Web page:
French Mother Sauce – Veloute
Today’s lesson we will be covering Sauce Velouté (prounounced “vuh-loo-TAY”). Veloute Sauce has a wide range of uses. The Veloute technique is also used to create soups. With soups, think of a looser sauce viscosity. Given that Veloute is a type of sauce; I would like for you to look at Veloute as a technique versus a sauce. The technique of Veloute begins in the 19th century and fathered by the worlds most famous and important Chef in the history of Culinary Art, Auguste Escoffier. Auguste Escoffier was the founder of French Cusine and French technique. French technique can be found all around the world and within every culture’s cuisine. This does not mean the French created all culinary techniques, they only mastered them first and in a much more comprehensive way. The reason most of the Culinary schools around the world teach French technique. I was fortunate to attend Le Cordon Bleu.
Today we will learn how to make a proper Veloute Sauce. The Veloute sauce will be flavored into a Tomato Veloute sauce. A stunning sauce nicely paired with seafood among many other options.
Tomato Veloute Sauce
– Steps – Making Veloute Sauce
Instructions for making Classic French Sauce Veloute
Highly Suggest Watching The Short Video
- Measure out 2 tbps of Butter and 2 tbps All Purpose Flour. These ingredients will be used to create the Roux. The Roux is the base of the sauce and will be the thickening agent.
Roux Defintionro͞o/nouna mixture of fat (especially butter) and flour used in making sauces.
- Roux is usually equal parts fat to flour
- First, melt the butter in a sauce pot, then add in the flour and stir and incorporate both ingredients.
- Make sure to keep stirring as to not burn the roux. This process is also cooking the flour, which is important to the finished sauce texture. The flour could leave a gritty mouthfeel if not cooked. The roux we are using today is called a blond Roux. Blond Roux means “No-Color”. Cooking the Roux takes around 2 minutes on medium heat. If you continue to cook the Roux you’ll end up with a “Dark-Roux’. Example of a “Dark-Roux’ would be a Roux for making Gumbo. Taking the Roux to a chocolate color.
- Next – Not traditional in making a simple Veloute. While cooking the roux, this opens the door to adding flavor and adding complexity. Often ingredients like garlic and onion are added to carry a depth of flavor all the way through the sauce. In our Tomato Veloute sauce, we add in half of one shallot and cook it with the roux. Leave the shallot in large pieces for easy removal.
- Incorporating the stock – Have one and a half cups of stock ready to pour in slowly once the roux as cooked. If you feel like the Roux is about to start burning, 1) your heat is too high 2) adding the stock will slow the cooking process for a few moments lowering the Roux’s temperature. Start by adding in 1 cup of stock and keeping the other 1/2 cup waiting on the side. I suggest having additional stock waiting as well besides the additional 1/2 cup. The reason is the sauce will start to thicken after the first cup is added. The heat on the stove will cause the roux to activate and thicken. This process happens quickly, which isn’t a problem because you have stock waiting to be added to balance the thickening of the veloute sauce.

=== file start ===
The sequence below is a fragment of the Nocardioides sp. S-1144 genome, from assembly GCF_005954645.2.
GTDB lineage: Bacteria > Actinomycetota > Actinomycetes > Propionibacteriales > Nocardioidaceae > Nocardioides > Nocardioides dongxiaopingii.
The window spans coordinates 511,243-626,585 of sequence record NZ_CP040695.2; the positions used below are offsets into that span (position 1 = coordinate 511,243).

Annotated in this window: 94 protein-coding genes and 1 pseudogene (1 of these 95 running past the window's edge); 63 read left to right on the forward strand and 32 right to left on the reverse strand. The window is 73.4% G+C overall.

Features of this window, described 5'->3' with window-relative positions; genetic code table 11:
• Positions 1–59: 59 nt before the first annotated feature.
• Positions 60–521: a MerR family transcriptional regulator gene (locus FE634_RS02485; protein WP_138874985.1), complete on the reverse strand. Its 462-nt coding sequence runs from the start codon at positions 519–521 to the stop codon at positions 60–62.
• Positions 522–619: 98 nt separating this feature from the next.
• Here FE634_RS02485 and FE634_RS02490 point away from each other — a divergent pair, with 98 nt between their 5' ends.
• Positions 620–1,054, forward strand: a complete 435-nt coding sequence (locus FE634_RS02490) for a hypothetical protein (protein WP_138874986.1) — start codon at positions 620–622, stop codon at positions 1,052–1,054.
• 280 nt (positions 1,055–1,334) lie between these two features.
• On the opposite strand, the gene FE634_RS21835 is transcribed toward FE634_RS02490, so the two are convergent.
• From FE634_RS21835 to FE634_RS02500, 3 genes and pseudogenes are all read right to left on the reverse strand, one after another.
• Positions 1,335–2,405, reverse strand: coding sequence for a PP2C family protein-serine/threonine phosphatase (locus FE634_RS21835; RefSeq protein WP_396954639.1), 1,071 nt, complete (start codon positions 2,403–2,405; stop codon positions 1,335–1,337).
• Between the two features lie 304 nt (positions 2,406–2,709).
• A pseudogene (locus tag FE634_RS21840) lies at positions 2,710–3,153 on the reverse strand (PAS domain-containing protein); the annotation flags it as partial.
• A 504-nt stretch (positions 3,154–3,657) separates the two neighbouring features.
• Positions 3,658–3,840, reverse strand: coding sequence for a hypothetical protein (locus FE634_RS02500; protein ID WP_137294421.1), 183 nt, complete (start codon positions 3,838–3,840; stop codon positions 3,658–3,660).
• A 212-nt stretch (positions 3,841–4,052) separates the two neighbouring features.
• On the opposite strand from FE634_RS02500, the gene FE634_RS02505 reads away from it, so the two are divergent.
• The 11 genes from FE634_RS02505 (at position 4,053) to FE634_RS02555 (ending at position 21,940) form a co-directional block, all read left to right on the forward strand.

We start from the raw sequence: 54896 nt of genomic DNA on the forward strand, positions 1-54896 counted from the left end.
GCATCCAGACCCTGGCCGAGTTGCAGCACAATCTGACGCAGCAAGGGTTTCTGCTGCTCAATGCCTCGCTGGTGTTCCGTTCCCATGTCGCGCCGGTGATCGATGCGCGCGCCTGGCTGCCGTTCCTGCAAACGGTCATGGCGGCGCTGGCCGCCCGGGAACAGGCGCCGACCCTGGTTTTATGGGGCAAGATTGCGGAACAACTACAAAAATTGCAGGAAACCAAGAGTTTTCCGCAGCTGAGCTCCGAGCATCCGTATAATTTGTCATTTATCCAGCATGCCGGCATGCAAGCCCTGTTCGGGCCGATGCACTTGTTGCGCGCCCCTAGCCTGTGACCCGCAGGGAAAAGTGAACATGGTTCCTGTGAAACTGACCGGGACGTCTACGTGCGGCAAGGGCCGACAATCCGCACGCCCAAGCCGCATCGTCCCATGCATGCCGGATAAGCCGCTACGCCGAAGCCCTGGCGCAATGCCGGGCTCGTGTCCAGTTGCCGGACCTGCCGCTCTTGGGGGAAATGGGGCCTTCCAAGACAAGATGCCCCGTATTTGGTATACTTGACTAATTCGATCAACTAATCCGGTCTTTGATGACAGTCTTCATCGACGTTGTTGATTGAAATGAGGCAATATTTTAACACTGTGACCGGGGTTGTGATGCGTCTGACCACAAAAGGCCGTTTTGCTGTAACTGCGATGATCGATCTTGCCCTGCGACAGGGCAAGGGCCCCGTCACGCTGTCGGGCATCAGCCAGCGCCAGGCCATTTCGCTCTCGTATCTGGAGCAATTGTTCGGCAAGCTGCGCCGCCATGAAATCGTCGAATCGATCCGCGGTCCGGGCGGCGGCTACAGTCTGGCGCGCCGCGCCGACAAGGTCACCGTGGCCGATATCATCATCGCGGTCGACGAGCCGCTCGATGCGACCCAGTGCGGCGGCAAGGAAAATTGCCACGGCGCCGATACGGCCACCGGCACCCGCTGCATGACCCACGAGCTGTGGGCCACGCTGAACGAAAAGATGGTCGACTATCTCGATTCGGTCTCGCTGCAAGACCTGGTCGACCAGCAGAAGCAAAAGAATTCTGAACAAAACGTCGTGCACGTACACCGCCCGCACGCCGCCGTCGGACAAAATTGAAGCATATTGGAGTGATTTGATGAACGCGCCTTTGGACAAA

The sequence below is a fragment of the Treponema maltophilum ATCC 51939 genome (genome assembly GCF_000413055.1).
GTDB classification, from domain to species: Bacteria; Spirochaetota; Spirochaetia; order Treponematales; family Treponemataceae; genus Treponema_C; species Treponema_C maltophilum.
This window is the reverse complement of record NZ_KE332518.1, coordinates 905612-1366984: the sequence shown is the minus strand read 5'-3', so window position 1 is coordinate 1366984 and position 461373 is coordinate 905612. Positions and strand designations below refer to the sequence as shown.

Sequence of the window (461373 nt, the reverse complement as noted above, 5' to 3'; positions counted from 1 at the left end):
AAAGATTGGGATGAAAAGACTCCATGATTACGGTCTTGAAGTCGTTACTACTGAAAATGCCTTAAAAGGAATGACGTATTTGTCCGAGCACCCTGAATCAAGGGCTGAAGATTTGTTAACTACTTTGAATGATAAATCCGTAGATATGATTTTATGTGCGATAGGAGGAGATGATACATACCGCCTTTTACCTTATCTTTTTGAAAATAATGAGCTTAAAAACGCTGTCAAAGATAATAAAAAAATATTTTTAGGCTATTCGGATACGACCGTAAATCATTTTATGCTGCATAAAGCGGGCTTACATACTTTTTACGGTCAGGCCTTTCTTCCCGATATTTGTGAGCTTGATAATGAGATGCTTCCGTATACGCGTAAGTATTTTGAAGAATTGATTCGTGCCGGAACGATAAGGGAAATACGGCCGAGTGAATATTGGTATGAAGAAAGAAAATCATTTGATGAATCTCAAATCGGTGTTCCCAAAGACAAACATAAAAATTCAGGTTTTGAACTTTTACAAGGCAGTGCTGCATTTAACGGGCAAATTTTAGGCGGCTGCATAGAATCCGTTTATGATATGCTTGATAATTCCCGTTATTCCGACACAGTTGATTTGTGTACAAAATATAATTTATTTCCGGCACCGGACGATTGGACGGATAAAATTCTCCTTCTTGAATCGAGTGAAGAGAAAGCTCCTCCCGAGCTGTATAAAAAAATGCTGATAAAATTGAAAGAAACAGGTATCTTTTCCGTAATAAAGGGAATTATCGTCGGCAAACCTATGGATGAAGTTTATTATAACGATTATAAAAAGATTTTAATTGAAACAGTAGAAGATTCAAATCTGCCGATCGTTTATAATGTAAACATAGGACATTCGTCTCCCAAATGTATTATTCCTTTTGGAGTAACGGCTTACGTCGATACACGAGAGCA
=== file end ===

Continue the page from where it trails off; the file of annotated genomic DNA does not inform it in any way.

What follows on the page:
- Watch the video to see everything happen in real time
- Flavoring the Veloute sauce. Once the consistency of the Veloute looks pretty good. Meaning, the sauce should be slightly loose at this point. if not, add more stock. You can always tighten up a sauce by putting it overheat.
- Add in tomato paste, 1 tsp at a time. Add as much as you like to reach your desired sauce color. I used 3 tsp.
- You now have made a Veloute Sauce – Pretty easy after making it a few times. You can use this technique next time you make gravy. Use the leftover liquid your protien cooked in as the stock replacement. See below for more variations of Sauce Veloute
- TSA Next
Tomato Veloute w/ Seared Scallops w/ Poached Shrimp
-Link below – Kitchen Basics – How to Cook Perfect Scallops
Watch and Learn to Make a Veloute Sauce
Serves: 1¼ Cups
- 2 Tbps Butter
- 2 Tbps All Purpose Flour
- 1½ Cups of Stock (Plus some in case you need to thin out the sauce)(Traditionally, a white stock like vegetable or chicken)
- Pinch of Salt
- Optional: Onion, shallot, garlic to flavor the Roux
- In a small sauce pot, on medium heat, melt butter, next add flour to create a Roux. Roux: See definition in the article above. Once combine cook for a minute to two. Making sure to cook out the flour and taking the Roux to the Blond Stage. Making sure the Roux does not take on any color. Next, add in one cup of stock, slowly, stirring the entire time. Keep stirring and the sauce will start to thicken, and quickly. This is the time you add the other ½ Cup of Stock. I like to have additional stock just encase the sauce needs to be thinned out some. Once the sauce is at the correct viscosity for your application/use you're done. You can always thicken the sauce further by cooking additional over medium/low heat. The Veloute can be flavor any way you like. At this point, you'd add in your flavoring ingredients like tomato paste. You can do this over very low heat.